Submitted to: Book Chapter
Publication Type: Book / Chapter
Publication Acceptance Date: 10/1/2010
Publication Date: 9/1/2011
Citation: Margaria, C., Plotto, A. 2011. Sensory analysis. In: Goodner, K., Rouseff, R., editors. Practical Analysis of Flavor and Fragrance Materials. West Sussex, United Kingdom: John Wiley & Sons Ltd. p. 173-199. Interpretive Summary: "Sensory Analysis" describes sensory evaluation techniques in the context of a book that is intended to be a working reference for recently graduated chemists or food scientists who get a job in the flavor and fragrance field. This chapter is intended to serve as an assistant for the inexperienced sensory analyst, giving practical guidance for organizing taste panels.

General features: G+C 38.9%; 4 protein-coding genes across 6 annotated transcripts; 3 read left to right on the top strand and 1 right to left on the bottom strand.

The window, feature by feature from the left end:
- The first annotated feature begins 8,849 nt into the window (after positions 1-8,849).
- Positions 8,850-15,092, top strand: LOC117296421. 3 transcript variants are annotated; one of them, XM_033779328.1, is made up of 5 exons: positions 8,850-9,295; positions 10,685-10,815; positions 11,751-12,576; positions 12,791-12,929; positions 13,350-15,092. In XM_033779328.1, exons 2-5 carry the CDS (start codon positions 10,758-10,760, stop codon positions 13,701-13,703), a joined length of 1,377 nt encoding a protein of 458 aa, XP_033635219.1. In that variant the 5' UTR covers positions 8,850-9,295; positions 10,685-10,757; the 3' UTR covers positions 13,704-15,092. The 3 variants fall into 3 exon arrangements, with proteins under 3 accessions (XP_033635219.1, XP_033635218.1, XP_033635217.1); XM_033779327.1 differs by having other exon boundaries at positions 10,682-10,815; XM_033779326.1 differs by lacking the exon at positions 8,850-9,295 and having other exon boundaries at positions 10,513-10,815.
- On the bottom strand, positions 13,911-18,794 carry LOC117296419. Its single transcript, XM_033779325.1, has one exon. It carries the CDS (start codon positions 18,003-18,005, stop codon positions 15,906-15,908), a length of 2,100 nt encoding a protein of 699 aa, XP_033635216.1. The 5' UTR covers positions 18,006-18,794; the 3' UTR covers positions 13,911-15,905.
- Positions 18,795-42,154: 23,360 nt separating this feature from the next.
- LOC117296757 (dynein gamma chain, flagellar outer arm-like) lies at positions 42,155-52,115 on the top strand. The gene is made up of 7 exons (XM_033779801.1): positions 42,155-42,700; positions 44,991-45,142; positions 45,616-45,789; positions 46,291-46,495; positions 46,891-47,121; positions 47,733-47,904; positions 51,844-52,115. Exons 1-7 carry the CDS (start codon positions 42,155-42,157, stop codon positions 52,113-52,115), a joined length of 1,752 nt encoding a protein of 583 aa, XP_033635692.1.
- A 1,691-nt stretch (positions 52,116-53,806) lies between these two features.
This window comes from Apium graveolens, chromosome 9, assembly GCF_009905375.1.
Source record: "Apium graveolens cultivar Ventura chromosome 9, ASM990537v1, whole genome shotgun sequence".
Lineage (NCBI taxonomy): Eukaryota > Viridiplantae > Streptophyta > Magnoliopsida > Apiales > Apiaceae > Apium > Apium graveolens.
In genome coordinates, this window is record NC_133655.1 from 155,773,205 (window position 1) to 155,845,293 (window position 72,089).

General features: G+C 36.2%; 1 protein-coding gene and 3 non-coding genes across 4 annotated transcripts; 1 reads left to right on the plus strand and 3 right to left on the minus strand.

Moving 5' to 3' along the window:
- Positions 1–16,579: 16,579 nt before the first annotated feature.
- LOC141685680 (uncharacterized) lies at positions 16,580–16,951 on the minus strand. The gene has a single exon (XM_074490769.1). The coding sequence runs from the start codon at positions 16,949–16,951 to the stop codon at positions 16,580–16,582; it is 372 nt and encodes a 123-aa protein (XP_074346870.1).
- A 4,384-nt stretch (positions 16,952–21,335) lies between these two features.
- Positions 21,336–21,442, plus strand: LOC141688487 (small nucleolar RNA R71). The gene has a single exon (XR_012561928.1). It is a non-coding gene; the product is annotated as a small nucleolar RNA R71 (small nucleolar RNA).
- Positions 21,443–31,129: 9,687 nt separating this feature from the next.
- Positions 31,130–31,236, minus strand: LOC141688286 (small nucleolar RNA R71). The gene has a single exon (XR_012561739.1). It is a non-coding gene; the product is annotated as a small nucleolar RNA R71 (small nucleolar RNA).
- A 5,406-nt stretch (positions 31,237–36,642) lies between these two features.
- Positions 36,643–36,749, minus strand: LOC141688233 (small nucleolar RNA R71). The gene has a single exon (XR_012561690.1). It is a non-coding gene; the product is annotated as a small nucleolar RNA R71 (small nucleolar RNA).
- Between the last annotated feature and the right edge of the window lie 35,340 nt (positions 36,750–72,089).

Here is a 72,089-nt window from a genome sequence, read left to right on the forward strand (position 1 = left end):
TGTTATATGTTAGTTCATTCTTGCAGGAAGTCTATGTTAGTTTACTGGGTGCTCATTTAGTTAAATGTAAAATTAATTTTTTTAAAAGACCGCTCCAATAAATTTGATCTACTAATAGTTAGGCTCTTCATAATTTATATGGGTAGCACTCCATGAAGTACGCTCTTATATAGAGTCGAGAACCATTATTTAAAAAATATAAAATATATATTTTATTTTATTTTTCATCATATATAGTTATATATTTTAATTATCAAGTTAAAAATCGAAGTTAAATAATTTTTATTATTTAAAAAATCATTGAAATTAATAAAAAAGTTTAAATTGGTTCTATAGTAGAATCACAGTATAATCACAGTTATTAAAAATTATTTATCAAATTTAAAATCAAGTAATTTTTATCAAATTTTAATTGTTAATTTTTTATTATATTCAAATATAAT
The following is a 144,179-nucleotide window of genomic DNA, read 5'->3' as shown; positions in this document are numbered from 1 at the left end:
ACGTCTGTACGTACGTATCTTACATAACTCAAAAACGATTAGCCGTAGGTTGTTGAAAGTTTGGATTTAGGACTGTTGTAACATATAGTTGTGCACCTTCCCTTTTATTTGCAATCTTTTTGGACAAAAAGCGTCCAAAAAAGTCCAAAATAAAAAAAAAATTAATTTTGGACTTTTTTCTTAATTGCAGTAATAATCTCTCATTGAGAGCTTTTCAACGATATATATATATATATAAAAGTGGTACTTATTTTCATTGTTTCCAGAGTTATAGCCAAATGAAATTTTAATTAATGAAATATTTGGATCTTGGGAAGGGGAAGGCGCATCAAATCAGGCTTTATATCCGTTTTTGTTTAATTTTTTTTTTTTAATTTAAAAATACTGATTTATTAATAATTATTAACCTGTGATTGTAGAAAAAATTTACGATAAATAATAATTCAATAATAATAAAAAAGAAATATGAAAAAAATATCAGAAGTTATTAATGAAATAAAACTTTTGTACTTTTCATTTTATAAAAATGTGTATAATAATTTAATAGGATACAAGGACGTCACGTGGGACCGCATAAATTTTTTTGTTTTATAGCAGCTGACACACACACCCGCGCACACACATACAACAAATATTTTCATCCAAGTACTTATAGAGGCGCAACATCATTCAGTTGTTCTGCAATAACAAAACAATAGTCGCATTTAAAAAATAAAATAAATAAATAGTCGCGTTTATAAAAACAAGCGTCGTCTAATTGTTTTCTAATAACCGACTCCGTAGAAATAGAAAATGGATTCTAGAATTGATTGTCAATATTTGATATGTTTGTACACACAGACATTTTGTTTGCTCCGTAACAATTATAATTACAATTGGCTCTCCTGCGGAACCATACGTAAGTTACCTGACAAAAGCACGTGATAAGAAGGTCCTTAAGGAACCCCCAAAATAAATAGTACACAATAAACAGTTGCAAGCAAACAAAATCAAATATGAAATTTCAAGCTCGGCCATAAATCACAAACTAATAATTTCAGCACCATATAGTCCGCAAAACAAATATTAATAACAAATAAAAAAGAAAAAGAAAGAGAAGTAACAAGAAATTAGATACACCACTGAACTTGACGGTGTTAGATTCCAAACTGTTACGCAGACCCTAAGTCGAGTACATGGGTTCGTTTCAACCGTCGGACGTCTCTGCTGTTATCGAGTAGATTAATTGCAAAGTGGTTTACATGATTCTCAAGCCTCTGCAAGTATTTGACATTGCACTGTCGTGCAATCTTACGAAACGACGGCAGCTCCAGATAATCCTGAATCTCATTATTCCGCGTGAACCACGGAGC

Technical Abstract: Sensory evaluation can answer questions about a product that instruments cannot. The human subject is the instrument, and data can provide a wealth of information for a product developer, or results can be very variable and erroneous if all the precautions to minimize bias and external noise are not taken. A trained panel can provide a complementary picture to instrumental data about a product. A consumer panel provides the response that no instrument can provide, that is whether the consumer will like a product or not, and will he/she be willing to purchase it. Common sensory techniques are reviewed in this chapter. Discrimination techniques include the triangle test, the duo-trio test, and the simple difference test. When the difference for a specific attribute needs to be known, difference from control, paired comparison and ranking tests are the methods of choice. Descriptive tests provide a detailed picture of a product, and require using trained panelists. Consumer tests are so-called “affective tests” because they provide an answer about the consumer preference and overall liking of a product. Advices are given to prepare and organize a panel.